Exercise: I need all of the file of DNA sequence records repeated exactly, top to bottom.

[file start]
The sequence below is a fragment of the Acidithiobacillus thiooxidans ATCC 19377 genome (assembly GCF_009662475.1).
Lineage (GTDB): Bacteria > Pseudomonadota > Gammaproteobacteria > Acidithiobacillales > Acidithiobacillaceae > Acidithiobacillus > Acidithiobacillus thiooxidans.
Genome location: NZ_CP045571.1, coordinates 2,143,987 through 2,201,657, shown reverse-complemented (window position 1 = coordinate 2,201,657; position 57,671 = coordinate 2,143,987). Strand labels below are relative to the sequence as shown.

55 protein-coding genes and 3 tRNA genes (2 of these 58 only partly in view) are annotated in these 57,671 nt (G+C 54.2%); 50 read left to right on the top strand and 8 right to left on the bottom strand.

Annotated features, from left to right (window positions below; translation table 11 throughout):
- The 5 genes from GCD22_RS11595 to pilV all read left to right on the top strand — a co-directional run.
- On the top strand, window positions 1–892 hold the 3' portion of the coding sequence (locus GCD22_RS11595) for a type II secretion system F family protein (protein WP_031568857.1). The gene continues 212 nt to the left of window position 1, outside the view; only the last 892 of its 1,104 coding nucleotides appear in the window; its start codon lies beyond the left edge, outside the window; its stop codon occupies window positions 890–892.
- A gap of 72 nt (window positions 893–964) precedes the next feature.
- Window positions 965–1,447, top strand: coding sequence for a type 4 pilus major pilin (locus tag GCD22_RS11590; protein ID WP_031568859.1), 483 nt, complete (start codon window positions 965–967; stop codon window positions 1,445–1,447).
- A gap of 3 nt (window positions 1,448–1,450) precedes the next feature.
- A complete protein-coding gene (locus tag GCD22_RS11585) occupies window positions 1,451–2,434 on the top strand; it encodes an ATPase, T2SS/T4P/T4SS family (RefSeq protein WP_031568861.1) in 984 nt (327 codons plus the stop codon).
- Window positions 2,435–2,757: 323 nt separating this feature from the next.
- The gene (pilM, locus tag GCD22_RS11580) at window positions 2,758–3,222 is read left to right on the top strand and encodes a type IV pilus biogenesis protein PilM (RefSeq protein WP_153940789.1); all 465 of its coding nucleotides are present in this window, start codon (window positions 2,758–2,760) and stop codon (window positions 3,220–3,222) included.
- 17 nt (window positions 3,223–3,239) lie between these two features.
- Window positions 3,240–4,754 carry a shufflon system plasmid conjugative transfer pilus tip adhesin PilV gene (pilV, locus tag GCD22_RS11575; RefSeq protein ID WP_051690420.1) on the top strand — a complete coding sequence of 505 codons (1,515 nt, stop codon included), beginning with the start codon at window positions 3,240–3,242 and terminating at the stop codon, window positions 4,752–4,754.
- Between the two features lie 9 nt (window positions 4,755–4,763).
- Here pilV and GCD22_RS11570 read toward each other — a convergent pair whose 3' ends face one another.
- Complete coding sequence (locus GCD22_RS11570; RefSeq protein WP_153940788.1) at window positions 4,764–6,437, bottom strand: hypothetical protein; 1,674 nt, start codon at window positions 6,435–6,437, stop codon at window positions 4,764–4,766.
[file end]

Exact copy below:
The sequence below is a fragment of the Acidithiobacillus thiooxidans ATCC 19377 genome (assembly GCF_009662475.1).
Lineage (GTDB): Bacteria > Pseudomonadota > Gammaproteobacteria > Acidithiobacillales > Acidithiobacillaceae > Acidithiobacillus > Acidithiobacillus thiooxidans.
Genome location: NZ_CP045571.1, coordinates 2,143,987 through 2,201,657, shown reverse-complemented (window position 1 = coordinate 2,201,657; position 57,671 = coordinate 2,143,987). Strand labels below are relative to the sequence as shown.

55 protein-coding genes and 3 tRNA genes (2 of these 58 only partly in view) are annotated in these 57,671 nt (G+C 54.2%); 50 read left to right on the top strand and 8 right to left on the bottom strand.

Annotated features, from left to right (window positions below; translation table 11 throughout):
- The 5 genes from GCD22_RS11595 to pilV all read left to right on the top strand — a co-directional run.
- On the top strand, window positions 1–892 hold the 3' portion of the coding sequence (locus GCD22_RS11595) for a type II secretion system F family protein (protein WP_031568857.1). The gene continues 212 nt to the left of window position 1, outside the view; only the last 892 of its 1,104 coding nucleotides appear in the window; its start codon lies beyond the left edge, outside the window; its stop codon occupies window positions 890–892.
- A gap of 72 nt (window positions 893–964) precedes the next feature.
- Window positions 965–1,447, top strand: coding sequence for a type 4 pilus major pilin (locus tag GCD22_RS11590; protein ID WP_031568859.1), 483 nt, complete (start codon window positions 965–967; stop codon window positions 1,445–1,447).
- A gap of 3 nt (window positions 1,448–1,450) precedes the next feature.
- A complete protein-coding gene (locus tag GCD22_RS11585) occupies window positions 1,451–2,434 on the top strand; it encodes an ATPase, T2SS/T4P/T4SS family (RefSeq protein WP_031568861.1) in 984 nt (327 codons plus the stop codon).
- Window positions 2,435–2,757: 323 nt separating this feature from the next.
- The gene (pilM, locus tag GCD22_RS11580) at window positions 2,758–3,222 is read left to right on the top strand and encodes a type IV pilus biogenesis protein PilM (RefSeq protein WP_153940789.1); all 465 of its coding nucleotides are present in this window, start codon (window positions 2,758–2,760) and stop codon (window positions 3,220–3,222) included.
- 17 nt (window positions 3,223–3,239) lie between these two features.
- Window positions 3,240–4,754 carry a shufflon system plasmid conjugative transfer pilus tip adhesin PilV gene (pilV, locus tag GCD22_RS11575; RefSeq protein ID WP_051690420.1) on the top strand — a complete coding sequence of 505 codons (1,515 nt, stop codon included), beginning with the start codon at window positions 3,240–3,242 and terminating at the stop codon, window positions 4,752–4,754.
- Between the two features lie 9 nt (window positions 4,755–4,763).
- Here pilV and GCD22_RS11570 read toward each other — a convergent pair whose 3' ends face one another.
- Complete coding sequence (locus GCD22_RS11570; RefSeq protein WP_153940788.1) at window positions 4,764–6,437, bottom strand: hypothetical protein; 1,674 nt, start codon at window positions 6,435–6,437, stop codon at window positions 4,764–4,766.